In the Roman culture, mercy was not held in high regard. The Romans saw mercy as a weakness, not a virtue. They did not care for mercy at all. In fact, one Roman philosopher of the day said that mercy was a disease of the soul.
There was a right that belonged to Roman fathers called patria potesta that gave him the power to kill an unwanted child after he or she was born. Obviously, sonograms to determine the sex or physical state of a child were unavailable back then. So, for example, if a father wanted a son but a daughter was born, he could give a thumbs-down, and the infant would be drowned immediately. However, if he gave a thumbs-up, the child would live. That was the mentality of the day.
The Romans glorified justice and courage and discipline and power. “Strength and honor” was the Roman way. It was the way of force, of conquest and of discipline.
Mercy was not valued in that culture, and it is not valued in ours.
Yet when Jesus gave the Sermon on the Mount on Roman-occupied land, he said, “Blessed are the merciful, for they will be shown mercy” (Matthew 5:7 NIV). The Sermon on the Mount was the greatest sermon ever preached. If you want to know what Jesus thinks about relationships with other people, then read the Sermon on the Mount. If you want to know what kind of worldview you ought to have, then read the Sermon on the Mount, because it is effectively the worldview of Christ himself.
The Sermon on the Mount begins with what we call the Beatitudes, eight of them in all. The theme of the Beatitudes is personal happiness, and the word “blessed” is used repeatedly. “Blessed” can be translated “happy” or “blissful.” So when Jesus said, “Blessed are the merciful,” he was effectively saying, “Happy are the merciful.”
Aristotle said, “Happiness is the meaning and purpose of life, the aim and end of human existence.” Happiness is so important to us as Americans that it is included in our Declaration of Independence. Among other things, Americans are endowed with certain unalienable rights that include life, liberty and the pursuit of happiness.
Happiness is also a hot topic today, with numerous studies being conducted and college courses being taught on the subject. People are talking about happiness like never before. A Psychology Today article pointed out that 50 books had been written in the year 2000 on the subject of happiness, while 4,000 books had been written on the topic in 2008.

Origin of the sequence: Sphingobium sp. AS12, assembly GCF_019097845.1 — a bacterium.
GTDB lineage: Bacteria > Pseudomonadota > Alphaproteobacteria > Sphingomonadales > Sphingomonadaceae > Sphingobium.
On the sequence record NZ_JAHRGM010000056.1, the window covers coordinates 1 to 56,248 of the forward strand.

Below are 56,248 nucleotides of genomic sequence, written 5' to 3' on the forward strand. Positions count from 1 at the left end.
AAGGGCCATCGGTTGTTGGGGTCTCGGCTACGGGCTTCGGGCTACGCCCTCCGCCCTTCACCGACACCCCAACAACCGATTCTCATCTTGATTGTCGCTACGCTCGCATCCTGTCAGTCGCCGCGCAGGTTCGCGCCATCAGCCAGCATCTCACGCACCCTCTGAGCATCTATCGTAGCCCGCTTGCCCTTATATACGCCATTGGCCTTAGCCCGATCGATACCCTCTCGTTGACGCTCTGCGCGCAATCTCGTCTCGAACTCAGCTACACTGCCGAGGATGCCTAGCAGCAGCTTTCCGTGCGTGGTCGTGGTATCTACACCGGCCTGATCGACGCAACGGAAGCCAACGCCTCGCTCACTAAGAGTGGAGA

If you want to find happiness, then make mercy a regular practice of your life.
What is mercy? Mercy is something we do, not just something we feel. In Matthew 6:3, the word used for “mercy” is translated “alms-giving.” It means to help a person in need, to rescue the miserable. Mercy is a sense of pity, plus a desire to relieve the suffering.
Simply saying, “I feel your pain” is not mercy. Mercy is meeting the need, not just feeling it. Real mercy is pity plus action. So if you see a person without food, you give them food. That is merciful. Mercy is seeing a person who is lonely and bringing them comfort.
So if I see a problem and think, Oh, that is so sad. That breaks my heart, it might be pity. But if I say, “That is so sad. I am going to do something about it,” that is mercy.
Mercy, for example, is doing more than simply applauding the relief work being done on behalf of Haiti earthquake victims. Mercy is making a financial contribution toward those efforts. It is actually doing something about it.
“Blessed are the merciful,” Jesus said, “for they will be shown mercy.” The more righteous a person is, the more merciful he will be. And the more sinful a person is, the more harsh and critical she will be. We may sometimes believe that people are quick to condemn, quick to criticize and quick to come down on everyone else because they are so spiritual. It is quite the opposite, however.
When you really are a spiritual person, when you really are a godly man or woman, you will be merciful, not condemning. What we need to realize is that if we know anything of God’s forgiveness in our lives, then we should forgive others. Forgiven people are forgiving people. And if you are not a forgiving person, then I have to question how much you know about God’s forgiveness that has been extended to you.
You might think, Well, you don’t understand. People have hurt me. I do understand. But to not forgive is like drinking rat poison and waiting for the rat to die. Does that make sense? The best thing to do with rat poison is to give it to the rat, not drink it yourself. And when you refuse to forgive, the one who suffers is you, because the people who offend you may be oblivious to the fact that you are upset with them. So guess who is getting eaten up? You are.
Thomas Adams said, “He that demands mercy, and shows none, ruins the bridge over which he himself is to pass.”
Blessed are the merciful, for they will be shown mercy.